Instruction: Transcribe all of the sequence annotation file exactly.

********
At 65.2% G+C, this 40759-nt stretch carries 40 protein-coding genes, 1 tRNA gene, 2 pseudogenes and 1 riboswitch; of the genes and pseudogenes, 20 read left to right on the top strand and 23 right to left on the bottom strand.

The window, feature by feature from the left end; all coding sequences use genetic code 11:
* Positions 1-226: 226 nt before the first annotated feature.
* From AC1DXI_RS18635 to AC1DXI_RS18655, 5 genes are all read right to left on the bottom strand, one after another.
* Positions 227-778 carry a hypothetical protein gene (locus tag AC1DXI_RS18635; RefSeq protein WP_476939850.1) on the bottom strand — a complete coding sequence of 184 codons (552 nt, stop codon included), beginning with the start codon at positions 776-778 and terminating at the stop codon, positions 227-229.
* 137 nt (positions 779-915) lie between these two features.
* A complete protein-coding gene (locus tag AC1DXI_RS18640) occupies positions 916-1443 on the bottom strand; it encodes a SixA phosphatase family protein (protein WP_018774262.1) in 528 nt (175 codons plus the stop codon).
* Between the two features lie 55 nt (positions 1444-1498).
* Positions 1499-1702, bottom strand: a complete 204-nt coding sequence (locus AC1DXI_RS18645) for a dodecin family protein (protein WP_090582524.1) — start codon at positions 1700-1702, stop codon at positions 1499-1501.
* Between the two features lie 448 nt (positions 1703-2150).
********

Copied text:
At 65.2% G+C, this 40759-nt stretch carries 40 protein-coding genes, 1 tRNA gene, 2 pseudogenes and 1 riboswitch; of the genes and pseudogenes, 20 read left to right on the top strand and 23 right to left on the bottom strand.

The window, feature by feature from the left end; all coding sequences use genetic code 11:
* Positions 1-226: 226 nt before the first annotated feature.
* From AC1DXI_RS18635 to AC1DXI_RS18655, 5 genes are all read right to left on the bottom strand, one after another.
* Positions 227-778 carry a hypothetical protein gene (locus tag AC1DXI_RS18635; RefSeq protein WP_476939850.1) on the bottom strand — a complete coding sequence of 184 codons (552 nt, stop codon included), beginning with the start codon at positions 776-778 and terminating at the stop codon, positions 227-229.
* 137 nt (positions 779-915) lie between these two features.
* A complete protein-coding gene (locus tag AC1DXI_RS18640) occupies positions 916-1443 on the bottom strand; it encodes a SixA phosphatase family protein (protein WP_018774262.1) in 528 nt (175 codons plus the stop codon).
* Between the two features lie 55 nt (positions 1444-1498).
* Positions 1499-1702, bottom strand: a complete 204-nt coding sequence (locus AC1DXI_RS18645) for a dodecin family protein (protein WP_090582524.1) — start codon at positions 1700-1702, stop codon at positions 1499-1501.
* Between the two features lie 448 nt (positions 1703-2150).